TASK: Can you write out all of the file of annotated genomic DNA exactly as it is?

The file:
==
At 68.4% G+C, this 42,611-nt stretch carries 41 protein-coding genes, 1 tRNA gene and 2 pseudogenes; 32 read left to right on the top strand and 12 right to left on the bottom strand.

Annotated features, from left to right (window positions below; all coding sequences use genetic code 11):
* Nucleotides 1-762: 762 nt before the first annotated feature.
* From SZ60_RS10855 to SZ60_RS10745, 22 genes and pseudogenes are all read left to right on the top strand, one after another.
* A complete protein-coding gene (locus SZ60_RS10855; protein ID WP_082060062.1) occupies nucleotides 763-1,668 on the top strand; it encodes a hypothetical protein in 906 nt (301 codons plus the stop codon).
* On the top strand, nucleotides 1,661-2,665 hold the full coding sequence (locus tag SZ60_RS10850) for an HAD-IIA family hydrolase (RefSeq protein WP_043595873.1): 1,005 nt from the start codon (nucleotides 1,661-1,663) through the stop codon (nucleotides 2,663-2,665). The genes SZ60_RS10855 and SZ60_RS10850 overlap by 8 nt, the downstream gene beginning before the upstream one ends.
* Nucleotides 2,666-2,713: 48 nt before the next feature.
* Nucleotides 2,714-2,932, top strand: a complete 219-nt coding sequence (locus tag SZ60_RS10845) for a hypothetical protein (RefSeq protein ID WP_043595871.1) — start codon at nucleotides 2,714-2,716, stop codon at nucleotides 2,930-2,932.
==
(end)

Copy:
At 68.4% G+C, this 42,611-nt stretch carries 41 protein-coding genes, 1 tRNA gene and 2 pseudogenes; 32 read left to right on the top strand and 12 right to left on the bottom strand.

Annotated features, from left to right (window positions below; all coding sequences use genetic code 11):
* Nucleotides 1-762: 762 nt before the first annotated feature.
* From SZ60_RS10855 to SZ60_RS10745, 22 genes and pseudogenes are all read left to right on the top strand, one after another.
* A complete protein-coding gene (locus SZ60_RS10855; protein ID WP_082060062.1) occupies nucleotides 763-1,668 on the top strand; it encodes a hypothetical protein in 906 nt (301 codons plus the stop codon).
* On the top strand, nucleotides 1,661-2,665 hold the full coding sequence (locus tag SZ60_RS10850) for an HAD-IIA family hydrolase (RefSeq protein WP_043595873.1): 1,005 nt from the start codon (nucleotides 1,661-1,663) through the stop codon (nucleotides 2,663-2,665). The genes SZ60_RS10855 and SZ60_RS10850 overlap by 8 nt, the downstream gene beginning before the upstream one ends.
* Nucleotides 2,666-2,713: 48 nt before the next feature.
* Nucleotides 2,714-2,932, top strand: a complete 219-nt coding sequence (locus tag SZ60_RS10845) for a hypothetical protein (RefSeq protein ID WP_043595871.1) — start codon at nucleotides 2,714-2,716, stop codon at nucleotides 2,930-2,932.